Coal production scaled down as stringent regulations take effect
Global coal producers are set to further scale down investments in thermal coal as regulations against harmful emissions from burning fossil fuels eat into production margins.
Production of coal is expected to decline as lower prices and reserves, in addition to tighter regulations, continue to exert greater pressure on the profitability for major mining companies.
The Australian government had begun imposing a A$23 ($24.00) tax for each tonne of greenhouse gas emitted from using coal and other such fuels, while similar measures will be soon in place in Europe and the rest of the world.
Companies will also need to purchase permits for CO2 emissions from 2015 that will result in further contraction of demand, reported Reuters.
Through the emissions trading scheme, European regulators will cut the number of free permits to power producers starting in 2013.
Several old power plants that use coal are expected to close due to the Large Combustion Plant Directive in Europe that aims to cut soot emissions and acid rain pollution.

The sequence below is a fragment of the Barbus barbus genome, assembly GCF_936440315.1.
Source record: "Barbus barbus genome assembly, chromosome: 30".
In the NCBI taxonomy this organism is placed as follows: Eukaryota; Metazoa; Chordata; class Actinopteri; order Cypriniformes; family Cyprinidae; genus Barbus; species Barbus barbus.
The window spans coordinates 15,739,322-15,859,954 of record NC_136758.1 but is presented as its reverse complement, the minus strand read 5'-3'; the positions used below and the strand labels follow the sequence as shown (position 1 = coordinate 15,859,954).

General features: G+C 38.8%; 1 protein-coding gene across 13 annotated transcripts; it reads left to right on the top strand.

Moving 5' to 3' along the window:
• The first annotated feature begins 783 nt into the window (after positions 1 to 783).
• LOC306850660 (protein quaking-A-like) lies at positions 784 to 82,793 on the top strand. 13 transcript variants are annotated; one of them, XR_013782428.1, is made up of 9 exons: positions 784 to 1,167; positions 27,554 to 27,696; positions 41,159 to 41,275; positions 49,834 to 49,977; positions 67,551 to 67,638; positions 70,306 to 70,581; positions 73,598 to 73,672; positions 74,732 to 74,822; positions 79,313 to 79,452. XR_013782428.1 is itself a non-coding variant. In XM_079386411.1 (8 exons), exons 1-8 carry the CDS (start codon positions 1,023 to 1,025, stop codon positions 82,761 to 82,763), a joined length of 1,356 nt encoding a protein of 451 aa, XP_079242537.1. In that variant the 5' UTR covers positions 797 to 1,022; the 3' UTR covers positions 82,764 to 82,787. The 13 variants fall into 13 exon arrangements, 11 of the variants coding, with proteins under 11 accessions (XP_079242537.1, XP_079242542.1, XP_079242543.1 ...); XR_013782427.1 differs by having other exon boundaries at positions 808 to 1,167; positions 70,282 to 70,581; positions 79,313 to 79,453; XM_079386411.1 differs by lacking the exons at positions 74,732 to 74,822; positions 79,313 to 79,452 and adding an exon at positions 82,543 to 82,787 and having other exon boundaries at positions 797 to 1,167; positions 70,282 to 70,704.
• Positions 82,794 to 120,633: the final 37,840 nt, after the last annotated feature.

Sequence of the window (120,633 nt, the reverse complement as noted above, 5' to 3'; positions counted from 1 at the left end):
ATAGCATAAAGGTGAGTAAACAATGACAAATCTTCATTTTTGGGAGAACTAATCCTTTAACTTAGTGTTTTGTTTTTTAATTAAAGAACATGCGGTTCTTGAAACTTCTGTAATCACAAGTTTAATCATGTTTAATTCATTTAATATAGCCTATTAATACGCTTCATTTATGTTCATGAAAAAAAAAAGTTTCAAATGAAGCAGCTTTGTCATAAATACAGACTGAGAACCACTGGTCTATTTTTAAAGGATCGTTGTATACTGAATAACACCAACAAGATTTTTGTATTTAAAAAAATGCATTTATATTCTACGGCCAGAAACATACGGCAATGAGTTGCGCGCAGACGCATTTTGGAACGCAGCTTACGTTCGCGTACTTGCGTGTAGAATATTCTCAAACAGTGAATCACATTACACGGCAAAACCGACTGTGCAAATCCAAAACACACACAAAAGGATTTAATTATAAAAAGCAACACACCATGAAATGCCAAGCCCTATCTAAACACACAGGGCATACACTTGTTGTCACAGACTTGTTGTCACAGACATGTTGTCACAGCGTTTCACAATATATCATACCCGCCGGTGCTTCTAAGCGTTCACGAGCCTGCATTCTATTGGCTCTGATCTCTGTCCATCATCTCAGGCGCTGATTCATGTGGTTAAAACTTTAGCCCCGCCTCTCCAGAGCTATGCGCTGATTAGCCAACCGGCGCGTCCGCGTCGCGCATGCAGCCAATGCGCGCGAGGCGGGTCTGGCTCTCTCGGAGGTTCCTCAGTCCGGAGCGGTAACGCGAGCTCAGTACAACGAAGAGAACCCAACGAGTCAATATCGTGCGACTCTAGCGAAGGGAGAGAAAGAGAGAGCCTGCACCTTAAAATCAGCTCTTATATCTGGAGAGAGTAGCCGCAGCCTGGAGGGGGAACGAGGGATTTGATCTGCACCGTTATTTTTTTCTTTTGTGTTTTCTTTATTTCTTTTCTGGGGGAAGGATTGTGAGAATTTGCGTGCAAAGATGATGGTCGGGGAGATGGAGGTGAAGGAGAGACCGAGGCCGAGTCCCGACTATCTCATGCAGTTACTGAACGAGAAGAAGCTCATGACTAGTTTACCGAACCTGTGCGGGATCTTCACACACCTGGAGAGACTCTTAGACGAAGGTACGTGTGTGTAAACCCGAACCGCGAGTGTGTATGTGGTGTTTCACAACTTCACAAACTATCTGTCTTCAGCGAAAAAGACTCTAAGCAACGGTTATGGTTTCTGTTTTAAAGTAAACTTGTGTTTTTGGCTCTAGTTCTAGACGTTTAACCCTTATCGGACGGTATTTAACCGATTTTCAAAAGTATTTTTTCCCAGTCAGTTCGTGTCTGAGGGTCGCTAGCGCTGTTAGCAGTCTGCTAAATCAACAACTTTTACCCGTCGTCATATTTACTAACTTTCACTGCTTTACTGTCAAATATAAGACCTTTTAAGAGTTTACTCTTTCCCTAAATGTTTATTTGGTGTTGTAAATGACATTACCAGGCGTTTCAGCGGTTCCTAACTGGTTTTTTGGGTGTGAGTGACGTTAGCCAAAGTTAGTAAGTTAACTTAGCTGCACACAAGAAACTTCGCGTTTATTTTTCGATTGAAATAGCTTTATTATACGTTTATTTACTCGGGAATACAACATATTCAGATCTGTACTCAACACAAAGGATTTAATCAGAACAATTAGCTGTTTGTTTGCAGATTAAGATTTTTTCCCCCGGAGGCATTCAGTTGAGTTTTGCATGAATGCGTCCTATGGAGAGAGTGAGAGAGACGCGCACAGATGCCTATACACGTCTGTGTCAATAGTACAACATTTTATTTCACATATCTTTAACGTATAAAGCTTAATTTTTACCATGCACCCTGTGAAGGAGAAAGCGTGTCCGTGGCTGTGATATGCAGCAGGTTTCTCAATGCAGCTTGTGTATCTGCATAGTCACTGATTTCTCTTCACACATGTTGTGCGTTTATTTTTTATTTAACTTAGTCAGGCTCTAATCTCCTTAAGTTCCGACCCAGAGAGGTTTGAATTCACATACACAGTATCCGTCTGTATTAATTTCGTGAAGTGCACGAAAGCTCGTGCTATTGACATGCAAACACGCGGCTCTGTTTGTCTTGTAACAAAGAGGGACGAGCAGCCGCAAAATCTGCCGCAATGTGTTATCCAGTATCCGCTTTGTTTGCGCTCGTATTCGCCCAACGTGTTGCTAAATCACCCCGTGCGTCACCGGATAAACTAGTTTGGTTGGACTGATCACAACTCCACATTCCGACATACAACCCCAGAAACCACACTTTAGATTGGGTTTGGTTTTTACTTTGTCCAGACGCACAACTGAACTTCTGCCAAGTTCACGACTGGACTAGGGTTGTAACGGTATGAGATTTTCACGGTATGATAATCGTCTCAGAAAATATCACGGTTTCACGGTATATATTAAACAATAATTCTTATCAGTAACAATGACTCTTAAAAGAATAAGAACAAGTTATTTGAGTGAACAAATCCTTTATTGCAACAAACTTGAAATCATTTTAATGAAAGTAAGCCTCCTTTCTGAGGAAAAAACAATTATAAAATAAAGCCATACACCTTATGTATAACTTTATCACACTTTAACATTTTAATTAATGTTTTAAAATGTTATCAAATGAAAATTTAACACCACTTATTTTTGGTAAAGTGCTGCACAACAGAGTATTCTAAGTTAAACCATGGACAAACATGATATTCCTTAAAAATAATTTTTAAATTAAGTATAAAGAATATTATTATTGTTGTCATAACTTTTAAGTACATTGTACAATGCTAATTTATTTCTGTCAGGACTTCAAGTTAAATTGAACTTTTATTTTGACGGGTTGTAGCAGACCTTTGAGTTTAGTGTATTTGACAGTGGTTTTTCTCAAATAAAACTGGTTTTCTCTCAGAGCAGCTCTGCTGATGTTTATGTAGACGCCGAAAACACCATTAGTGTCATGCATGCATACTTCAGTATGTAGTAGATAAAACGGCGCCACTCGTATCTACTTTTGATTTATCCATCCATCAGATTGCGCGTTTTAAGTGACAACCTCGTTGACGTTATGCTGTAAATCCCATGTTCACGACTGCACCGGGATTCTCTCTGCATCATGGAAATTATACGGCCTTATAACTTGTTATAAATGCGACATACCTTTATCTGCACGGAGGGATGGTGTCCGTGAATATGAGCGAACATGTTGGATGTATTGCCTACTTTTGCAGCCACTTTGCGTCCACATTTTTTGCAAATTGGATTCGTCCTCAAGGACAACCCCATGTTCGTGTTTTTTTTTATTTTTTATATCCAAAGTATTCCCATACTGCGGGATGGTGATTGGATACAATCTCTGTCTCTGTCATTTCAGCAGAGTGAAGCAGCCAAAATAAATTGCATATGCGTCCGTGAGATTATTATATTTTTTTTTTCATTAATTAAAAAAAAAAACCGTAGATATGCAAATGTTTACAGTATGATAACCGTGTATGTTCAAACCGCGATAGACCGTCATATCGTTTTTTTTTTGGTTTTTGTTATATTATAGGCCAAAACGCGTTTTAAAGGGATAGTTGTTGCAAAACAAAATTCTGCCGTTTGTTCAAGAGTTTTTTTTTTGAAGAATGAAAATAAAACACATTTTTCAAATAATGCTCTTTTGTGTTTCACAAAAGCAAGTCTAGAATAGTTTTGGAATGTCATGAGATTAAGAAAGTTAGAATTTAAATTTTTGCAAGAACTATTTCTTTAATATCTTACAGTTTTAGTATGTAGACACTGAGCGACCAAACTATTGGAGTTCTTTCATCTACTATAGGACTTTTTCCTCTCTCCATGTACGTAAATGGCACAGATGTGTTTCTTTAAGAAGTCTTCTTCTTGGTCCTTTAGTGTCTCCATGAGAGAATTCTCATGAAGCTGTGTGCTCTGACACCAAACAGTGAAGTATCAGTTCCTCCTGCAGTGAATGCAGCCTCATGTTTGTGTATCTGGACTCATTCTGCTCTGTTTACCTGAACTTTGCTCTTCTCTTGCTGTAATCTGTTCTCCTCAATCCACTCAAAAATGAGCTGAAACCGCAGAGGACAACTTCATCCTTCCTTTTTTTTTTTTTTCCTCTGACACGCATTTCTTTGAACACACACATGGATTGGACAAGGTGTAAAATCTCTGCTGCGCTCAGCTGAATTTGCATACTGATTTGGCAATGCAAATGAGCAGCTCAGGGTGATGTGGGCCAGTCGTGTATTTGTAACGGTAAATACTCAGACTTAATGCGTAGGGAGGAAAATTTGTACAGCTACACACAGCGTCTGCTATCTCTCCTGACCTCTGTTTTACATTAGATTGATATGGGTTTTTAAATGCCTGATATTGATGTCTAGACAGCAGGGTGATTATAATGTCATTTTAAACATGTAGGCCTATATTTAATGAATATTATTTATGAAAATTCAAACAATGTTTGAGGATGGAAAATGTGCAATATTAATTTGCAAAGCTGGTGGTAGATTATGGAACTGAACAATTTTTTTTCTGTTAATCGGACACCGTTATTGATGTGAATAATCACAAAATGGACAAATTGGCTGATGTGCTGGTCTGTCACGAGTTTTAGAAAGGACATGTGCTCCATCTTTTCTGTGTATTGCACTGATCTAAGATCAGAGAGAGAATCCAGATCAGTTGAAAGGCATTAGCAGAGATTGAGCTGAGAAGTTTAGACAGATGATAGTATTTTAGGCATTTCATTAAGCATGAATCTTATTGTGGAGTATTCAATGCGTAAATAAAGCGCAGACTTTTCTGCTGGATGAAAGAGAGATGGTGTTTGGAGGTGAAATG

The US also has plans to implement tighter regulations against coal-fired power plants starting 2013, while China, one of the highest consumers of coal, is laying a framework to reduce its carbon footprint by 45% before 2020.
Regulatory initiatives notwithstanding, a declining preference has been established against coal to meet global energy needs.
Given the downturn in demand and preference to coal, BHP Billiton has already laid out plans to halt expansions in the coal sector.
BHP Billiton coal and iron ore head Marcus Randolph told Reuters that although the company owns good assets in coal, the environmental implications were tough to ignore.
"Developing countries want low-cost energy, but you can't deal with the carbon consequences over the long term," Randolph opined.
Image: Global coal production may decline further. Photo: Courtesy of BHP Billiton.